Imagine if I told you one of a game’s puzzles centered around the seven wonders of the world, and to achieve it (by which we mean find a four digit number code for yet another lock) you have to quite literally take an open book full page test about the history of those seven wonders – from when they were discovered, to their statics, features, little known facts, etc.. But don’t worry if you don’t know about the seven wonders on your own — after all this IS an open book test, and you have pages upon full pages of reading material you can sit down and sift through to find the answers.

It’s literally the type of scenario you might expect to encounter in a high school history class – but without a doubt not ever in an Escape Game.

Well folks, that’s literally a “puzzle” in Black Site. And the sad truth is it’s only *one* of the several worksheets and pop quizzes that sat in front of us waiting to be solved.


After “successfully” escaping Pirate Plunder, we truly believed there was no where Make A Break Escape could go but up. I mean, how could it get any worse than that last game, right? We were ready to jump right into Black Site with an open mind. I firmly believe that each game should stand on its own – which is why we review them that way here on Escape Authority. Plus, being a newer game gave hope that Black Site will be improved gameplay from the original. I was intrigued by the concept of the two of us playing separately the entire time, and as such I was actually more excited for Black Site than I was for Pirate Plunder, even before seeing what a miss that game turned out to be.

Out of respect, I reached out directly to the venue’s owner to let her know that we just walked out of the second game. I felt the appropriate thing was for her to hear it from us first. I also offered quite a bit of detailed feedback regarding both Pirate Plunder and Black Site – not just what was wrong, but why it was wrong and possible ways to correct it in an attempt to create a more solid product for future guests. Unfortunately, in return I was told that the problem was not the games, but actually the fact that I did not “put my whole-hearted effort” into playing them. Further blame was put on us for not having “the suitable number of players.” The owner went on to tell me that in the case of Black Site, it’s actually their “most exciting game” and implied that it requires a level of thought that perhaps I just wasn’t capable of. At no point where any of the design flaws I brought attention to acknowledged or accepted.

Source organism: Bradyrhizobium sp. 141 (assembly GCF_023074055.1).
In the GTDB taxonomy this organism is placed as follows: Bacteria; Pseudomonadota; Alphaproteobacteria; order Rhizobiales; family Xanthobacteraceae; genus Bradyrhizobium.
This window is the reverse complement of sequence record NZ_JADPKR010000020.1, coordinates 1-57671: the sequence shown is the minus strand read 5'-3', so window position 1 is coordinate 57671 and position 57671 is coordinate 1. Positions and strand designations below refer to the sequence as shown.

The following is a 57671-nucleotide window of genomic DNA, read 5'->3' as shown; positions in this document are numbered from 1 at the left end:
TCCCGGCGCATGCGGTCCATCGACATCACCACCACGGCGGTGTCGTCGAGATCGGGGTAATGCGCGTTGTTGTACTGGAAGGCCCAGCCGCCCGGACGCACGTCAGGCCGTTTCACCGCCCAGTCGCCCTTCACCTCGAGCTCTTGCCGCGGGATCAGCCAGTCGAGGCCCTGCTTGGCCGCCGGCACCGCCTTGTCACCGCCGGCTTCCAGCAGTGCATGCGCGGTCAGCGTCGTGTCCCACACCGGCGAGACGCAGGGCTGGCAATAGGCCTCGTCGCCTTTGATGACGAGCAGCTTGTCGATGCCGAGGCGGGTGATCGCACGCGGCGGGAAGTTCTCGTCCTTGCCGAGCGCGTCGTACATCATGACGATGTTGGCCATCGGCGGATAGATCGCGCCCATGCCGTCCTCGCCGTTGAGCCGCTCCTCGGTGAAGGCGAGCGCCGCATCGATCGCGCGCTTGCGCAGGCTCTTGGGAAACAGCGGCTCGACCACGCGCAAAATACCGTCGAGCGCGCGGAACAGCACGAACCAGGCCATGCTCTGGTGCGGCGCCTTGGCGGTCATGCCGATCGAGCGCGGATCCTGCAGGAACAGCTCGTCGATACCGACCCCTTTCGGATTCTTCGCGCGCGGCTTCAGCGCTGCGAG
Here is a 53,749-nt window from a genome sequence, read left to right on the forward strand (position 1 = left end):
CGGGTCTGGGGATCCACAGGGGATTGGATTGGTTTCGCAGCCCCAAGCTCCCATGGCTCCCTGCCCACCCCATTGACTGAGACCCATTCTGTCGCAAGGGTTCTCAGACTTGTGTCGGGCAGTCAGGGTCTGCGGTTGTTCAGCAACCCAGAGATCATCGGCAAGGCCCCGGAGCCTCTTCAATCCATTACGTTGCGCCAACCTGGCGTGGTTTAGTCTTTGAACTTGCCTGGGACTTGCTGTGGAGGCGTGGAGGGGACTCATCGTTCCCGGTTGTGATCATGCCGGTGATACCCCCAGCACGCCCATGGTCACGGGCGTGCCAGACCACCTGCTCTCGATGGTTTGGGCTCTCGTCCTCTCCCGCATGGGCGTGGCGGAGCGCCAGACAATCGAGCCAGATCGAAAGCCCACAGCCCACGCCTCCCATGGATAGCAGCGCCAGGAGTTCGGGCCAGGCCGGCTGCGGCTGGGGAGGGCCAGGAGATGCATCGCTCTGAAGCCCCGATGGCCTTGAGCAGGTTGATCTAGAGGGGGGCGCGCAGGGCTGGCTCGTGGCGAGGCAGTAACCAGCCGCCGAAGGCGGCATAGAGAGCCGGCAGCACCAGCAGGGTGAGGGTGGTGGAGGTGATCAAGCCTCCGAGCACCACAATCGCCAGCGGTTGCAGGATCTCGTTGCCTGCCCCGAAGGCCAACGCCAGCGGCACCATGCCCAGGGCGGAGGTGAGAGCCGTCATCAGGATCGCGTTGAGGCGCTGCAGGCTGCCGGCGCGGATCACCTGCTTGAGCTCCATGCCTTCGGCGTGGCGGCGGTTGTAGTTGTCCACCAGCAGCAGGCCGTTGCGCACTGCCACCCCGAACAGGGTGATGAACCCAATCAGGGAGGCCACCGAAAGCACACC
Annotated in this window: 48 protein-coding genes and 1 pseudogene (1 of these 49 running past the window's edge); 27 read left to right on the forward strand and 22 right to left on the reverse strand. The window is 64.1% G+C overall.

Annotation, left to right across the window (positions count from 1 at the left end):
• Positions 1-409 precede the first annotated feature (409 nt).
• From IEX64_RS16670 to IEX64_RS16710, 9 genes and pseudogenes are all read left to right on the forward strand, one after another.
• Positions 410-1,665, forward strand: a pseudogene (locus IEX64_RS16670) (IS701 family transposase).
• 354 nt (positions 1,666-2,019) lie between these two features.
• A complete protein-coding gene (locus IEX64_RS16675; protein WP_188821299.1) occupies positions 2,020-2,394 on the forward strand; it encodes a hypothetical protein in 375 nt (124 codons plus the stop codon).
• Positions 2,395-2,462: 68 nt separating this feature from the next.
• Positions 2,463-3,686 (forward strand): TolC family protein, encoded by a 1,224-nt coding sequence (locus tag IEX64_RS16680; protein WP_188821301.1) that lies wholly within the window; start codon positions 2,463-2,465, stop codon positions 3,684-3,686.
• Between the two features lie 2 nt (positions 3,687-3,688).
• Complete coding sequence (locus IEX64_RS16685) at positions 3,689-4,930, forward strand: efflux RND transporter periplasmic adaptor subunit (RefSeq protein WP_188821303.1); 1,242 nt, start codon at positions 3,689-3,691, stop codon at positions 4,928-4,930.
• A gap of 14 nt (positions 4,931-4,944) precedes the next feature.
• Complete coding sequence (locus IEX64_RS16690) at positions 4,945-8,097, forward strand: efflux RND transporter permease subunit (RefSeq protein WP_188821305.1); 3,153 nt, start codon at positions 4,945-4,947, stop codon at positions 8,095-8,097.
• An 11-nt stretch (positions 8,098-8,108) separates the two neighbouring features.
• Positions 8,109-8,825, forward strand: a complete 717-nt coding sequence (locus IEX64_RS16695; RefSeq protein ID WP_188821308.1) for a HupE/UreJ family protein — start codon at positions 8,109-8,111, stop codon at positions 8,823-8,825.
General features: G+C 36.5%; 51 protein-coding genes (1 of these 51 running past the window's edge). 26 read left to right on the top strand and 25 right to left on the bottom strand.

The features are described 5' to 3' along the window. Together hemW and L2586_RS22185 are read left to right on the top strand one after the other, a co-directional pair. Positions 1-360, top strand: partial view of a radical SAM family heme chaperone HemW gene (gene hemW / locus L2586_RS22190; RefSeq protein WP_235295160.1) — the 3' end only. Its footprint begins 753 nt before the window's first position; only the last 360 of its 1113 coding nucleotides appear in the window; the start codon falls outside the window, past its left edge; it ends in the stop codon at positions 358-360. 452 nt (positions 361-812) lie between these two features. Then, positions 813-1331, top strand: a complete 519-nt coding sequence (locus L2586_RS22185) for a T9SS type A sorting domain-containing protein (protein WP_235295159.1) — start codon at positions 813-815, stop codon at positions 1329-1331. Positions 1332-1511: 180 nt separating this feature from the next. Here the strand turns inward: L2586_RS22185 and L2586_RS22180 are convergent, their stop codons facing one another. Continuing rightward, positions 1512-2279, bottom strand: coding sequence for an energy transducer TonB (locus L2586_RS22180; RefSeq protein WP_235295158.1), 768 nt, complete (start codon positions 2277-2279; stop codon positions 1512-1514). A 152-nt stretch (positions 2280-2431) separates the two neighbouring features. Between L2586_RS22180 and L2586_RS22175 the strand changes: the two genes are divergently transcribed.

I recognize that sometimes it’s difficult to judge oneself fairly, and by that I mean no disrespect on a personal level. I’m simply speaking as someone who had at the time already personally played some 300 different games myself, and as someone who had at the time already earned 13 years of attraction design experience under my belt. Black Site was not an exciting game. Black Site was barely even a game to begin with. To state that my opinion stems from us not having the “suitable” number of players is openly false. Two or four or six or eight would change nothing about the fact that the game essentially takes homework worksheets and tries to pass them off as “puzzles.” Right from the start the game was very dry. But it was when I reached that open book test on the seven wonders of the world, and the subsequent multiple pages which might as well have been from a high school text book defining them that I simply was not interested in continuing. That isn’t a puzzle. It’s literally homework. There’s no reasonable justification to think a person would have fun searching through pages of information to answer subsequent additional pages of pop quiz questions. That’s. Not. A. Puzzle.